Originally Posted by MIkeDuke
I know it's like the first day of school and I am sure I can find diagrams, but let me see if I understand.
Let's start with the basic setup.
a) 5.1 setup: We all know what that is
b) Then we have the 7.1 setup. That's a 5.1 setup with front heights.
Sorry, but no, not if you mean the 7.1 speaker configuration used by movie soundtracks.
The two channels added when going from a 5.1 channel soundtrack to a 7.1 channel soundtrack on Blu-ray are called Rear Surrounds. When you add those two speakers to a 5.1 speaker configuration, the Surround speakers are moved somewhat forward (and as a result often are called Side Surrounds) and two Rear Surround speakers are added behind you. (See the attached image.)
Before the advent of Atmos, all uses of Front and Rear Height speakers were artificial. The sounds going to them were generated by various "upmixers" in the receivers (or pre/pros). They were not designed into the movie soundtracks.. Sounds located in Rear Surround channels, however, were provided in the 7.1 channel soundtracks on the discs. (DTS and Dolby encodings also provided 6.1 soundtracks on a small number of DVDs, with the 6th channel corresponding to a center Rear Surround speaker.) With the advent of Atmos, Front and Rear Heights are formally supported as overhead speakers.
c) Then we can have a 9.1 setup, like Craig has that has the front heights and wides, I think.
Some people use 7.1 or 9.1 simply to indicate that they have 7 or 9 speakers. Unfortunately, if they don't say which speakers they actually have, there's no way to know for sure.
d) Then we start with the Atmos setups.
So the minimum Atmos would be 5.1.2.
Actually, the minimum for Atmos is 2.0.2.
That would equal a 5 channel system with 2 speakers above. But there is also 5.1.4. That is a 5 channel system with 4 speakers above. Are you saying you can't have a 7.1.2 setup or 7.1.4 setup as well?
Yes, you can have 7.1.2 or 7.1.4 if your equipment supports it. For example, I have a 7.1.4 speaker system: 7 speakers are at ear level and 4 are overhead (see my sig below).
My 7 ear-level speakers are in the "traditional" layout (Front LCR + Side Surrounds + Rear Surrounds). Some people have Front Wides instead of Rear Surrounds.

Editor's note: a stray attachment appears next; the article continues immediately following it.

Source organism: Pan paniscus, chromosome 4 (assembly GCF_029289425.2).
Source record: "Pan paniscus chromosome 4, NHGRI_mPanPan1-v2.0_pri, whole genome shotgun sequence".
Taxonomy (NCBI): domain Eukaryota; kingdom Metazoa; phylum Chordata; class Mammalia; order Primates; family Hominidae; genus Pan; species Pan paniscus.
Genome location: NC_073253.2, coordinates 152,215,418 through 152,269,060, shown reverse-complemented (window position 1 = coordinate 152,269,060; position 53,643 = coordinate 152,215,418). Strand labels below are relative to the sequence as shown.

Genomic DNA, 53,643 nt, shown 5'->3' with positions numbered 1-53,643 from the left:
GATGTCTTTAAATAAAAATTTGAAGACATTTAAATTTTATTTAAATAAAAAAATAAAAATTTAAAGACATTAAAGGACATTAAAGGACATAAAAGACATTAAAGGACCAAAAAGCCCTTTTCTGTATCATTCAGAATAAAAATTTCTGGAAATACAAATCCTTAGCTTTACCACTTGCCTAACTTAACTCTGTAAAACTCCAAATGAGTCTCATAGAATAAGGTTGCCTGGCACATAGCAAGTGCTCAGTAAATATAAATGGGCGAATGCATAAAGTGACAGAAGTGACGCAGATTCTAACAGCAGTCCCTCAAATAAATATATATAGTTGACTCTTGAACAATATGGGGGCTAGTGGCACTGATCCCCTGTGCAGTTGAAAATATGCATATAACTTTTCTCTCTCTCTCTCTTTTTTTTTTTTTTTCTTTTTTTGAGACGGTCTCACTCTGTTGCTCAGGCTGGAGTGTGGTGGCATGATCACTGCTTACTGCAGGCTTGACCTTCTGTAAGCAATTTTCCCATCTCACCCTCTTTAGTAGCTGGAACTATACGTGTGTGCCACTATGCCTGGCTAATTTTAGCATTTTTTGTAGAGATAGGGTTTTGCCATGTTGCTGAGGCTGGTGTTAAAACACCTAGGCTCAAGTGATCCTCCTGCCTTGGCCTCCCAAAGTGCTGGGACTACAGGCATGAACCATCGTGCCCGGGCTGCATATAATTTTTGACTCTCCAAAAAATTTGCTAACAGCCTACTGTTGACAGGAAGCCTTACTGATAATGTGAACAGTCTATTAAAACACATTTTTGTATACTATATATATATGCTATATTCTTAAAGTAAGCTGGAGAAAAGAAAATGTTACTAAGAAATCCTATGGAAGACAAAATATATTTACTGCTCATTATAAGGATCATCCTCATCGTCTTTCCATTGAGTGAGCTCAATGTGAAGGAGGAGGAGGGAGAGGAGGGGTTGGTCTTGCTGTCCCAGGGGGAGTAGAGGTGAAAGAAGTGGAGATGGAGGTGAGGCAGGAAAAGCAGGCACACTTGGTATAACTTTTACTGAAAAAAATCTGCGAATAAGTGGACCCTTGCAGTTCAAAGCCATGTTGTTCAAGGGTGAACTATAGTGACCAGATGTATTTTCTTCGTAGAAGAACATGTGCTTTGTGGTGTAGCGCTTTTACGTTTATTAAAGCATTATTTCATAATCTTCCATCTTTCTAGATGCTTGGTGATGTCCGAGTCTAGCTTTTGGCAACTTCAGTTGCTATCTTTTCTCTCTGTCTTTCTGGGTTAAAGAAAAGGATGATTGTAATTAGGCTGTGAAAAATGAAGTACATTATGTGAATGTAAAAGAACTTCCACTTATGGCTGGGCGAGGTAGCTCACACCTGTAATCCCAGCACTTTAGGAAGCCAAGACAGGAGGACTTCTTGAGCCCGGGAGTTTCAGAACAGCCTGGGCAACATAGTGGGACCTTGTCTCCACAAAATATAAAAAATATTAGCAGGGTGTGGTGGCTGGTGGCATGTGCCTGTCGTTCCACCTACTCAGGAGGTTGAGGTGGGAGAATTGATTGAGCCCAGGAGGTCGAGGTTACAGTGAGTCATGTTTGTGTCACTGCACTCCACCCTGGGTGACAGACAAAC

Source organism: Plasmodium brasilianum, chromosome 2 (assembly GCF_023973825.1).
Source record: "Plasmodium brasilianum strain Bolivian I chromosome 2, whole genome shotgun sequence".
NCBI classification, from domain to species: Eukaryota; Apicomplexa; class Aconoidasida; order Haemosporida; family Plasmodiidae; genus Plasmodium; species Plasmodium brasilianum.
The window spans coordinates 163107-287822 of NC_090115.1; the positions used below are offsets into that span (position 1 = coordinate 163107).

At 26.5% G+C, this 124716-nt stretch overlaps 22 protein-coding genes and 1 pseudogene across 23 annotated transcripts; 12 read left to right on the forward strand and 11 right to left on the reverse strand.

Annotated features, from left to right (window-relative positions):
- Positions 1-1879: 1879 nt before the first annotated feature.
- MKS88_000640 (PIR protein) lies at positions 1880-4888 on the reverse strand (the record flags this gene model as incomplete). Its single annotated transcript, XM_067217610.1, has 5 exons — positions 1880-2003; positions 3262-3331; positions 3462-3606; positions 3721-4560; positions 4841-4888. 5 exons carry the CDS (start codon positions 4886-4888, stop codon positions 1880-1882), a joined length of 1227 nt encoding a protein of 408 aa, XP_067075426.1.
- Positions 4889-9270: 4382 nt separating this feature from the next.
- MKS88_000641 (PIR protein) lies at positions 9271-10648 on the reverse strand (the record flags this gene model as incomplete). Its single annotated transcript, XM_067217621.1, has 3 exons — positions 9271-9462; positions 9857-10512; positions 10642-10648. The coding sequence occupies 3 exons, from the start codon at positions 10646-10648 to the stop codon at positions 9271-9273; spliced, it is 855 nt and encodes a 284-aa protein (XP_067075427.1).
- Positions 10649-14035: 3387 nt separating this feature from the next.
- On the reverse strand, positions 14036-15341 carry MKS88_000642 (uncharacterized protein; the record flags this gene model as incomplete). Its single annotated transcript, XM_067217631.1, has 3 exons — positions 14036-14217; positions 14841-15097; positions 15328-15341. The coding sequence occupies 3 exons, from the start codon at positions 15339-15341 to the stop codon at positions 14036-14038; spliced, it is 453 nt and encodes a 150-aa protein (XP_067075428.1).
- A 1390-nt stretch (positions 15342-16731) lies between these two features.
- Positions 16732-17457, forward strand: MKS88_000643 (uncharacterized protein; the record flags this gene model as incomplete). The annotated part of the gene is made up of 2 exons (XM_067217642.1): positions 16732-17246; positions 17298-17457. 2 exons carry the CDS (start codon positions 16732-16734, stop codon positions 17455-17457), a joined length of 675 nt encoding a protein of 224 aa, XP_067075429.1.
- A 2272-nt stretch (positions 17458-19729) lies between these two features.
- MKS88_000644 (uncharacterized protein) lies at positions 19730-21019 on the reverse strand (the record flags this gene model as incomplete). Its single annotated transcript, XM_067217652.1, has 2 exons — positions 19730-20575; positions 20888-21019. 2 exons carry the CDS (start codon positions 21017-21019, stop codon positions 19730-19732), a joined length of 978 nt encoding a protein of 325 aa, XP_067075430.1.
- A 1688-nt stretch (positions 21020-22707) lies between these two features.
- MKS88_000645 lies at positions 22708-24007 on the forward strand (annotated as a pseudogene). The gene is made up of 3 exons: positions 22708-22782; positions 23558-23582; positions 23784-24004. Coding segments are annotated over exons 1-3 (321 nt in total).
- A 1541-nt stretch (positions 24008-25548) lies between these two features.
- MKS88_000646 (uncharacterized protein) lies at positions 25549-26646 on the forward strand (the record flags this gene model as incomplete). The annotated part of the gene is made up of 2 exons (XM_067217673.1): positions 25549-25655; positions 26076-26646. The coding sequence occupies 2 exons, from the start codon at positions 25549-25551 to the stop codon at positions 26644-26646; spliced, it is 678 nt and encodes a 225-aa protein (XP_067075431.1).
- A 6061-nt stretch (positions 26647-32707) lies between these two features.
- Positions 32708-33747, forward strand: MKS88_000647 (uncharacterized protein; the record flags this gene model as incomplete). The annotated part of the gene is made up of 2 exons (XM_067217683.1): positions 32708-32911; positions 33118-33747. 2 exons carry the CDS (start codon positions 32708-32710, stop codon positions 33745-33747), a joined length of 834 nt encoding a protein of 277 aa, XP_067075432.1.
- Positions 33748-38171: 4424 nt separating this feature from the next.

Annoyingly, support for Front Wide speakers was eliminated in all of the major 2016 equipment models. (i.e. support was dropped by Denon, Marantz, Onkyo, Integra and Pioneer. Yamaha has never supported them. I don't think Sony has, either.)
I mean you can obviously have more if you add an external DSP. Matt (Brolic Beast) I think has 17 speakers (including Atmos), not counting subs. Atmos has to be more than just 5.1.4 right?
The Atmos standard supports from 2.0.2 to as many as 24.1.10 (The .1. is a quirk of Dolby's definition of that digit: only 1 LFE track is provided on a disc. You can connect as many subs as you want.)
In contrast, DTS requires at least 5 speakers at ear level.
The "affordable" preamps may be limited to just that but I have seen Atmos and Auro3D systems greater
The Atmos specifications allow for up to 24 speakers at ear level and 10 speakers overhead for a total of 34 active channels.
Affordable equipment models are limited to a maximum of 11 active channels, of which a maximum of 4 can be overhead. Companies like Trinnov sell pre/pros which currently are limited to a maximum of 32 active channels, although I believe that they're coming out with a 48 channel version later this year. They start at about $15K for 8 channels, I think.
My preamp has enough for 11 speakers but I think only 9 can be played at once.
You're misremembering: like my SR7009, your AV7702MkII can calibrate up to 13 channels of which 11 can be simultaneously active.
Could that equal a 7.1 system, with front heights, or wides and 4 Atmos speakers?
Not exactly, sorry: Front Heights are included as one of the two pairs of overhead speakers supported by D&M equipment.
Front Wides, however, are ear-level, so they are in addition to the 4 overheads.
This is all theory for me right now but it's good to learn what is possible. Man I wish I had a bigger room
. Even the up firing speakers would be a pain because I would need to power them and I really don't have a spot for another amp. The only way to do it would be to get new amps and I don't see that happening. But thanks for the explanation. It will come in handy at some point
Having overheads can make a big difference in the sound. If you can't squeeze in the necessary amps, though, that's obviously a limitation.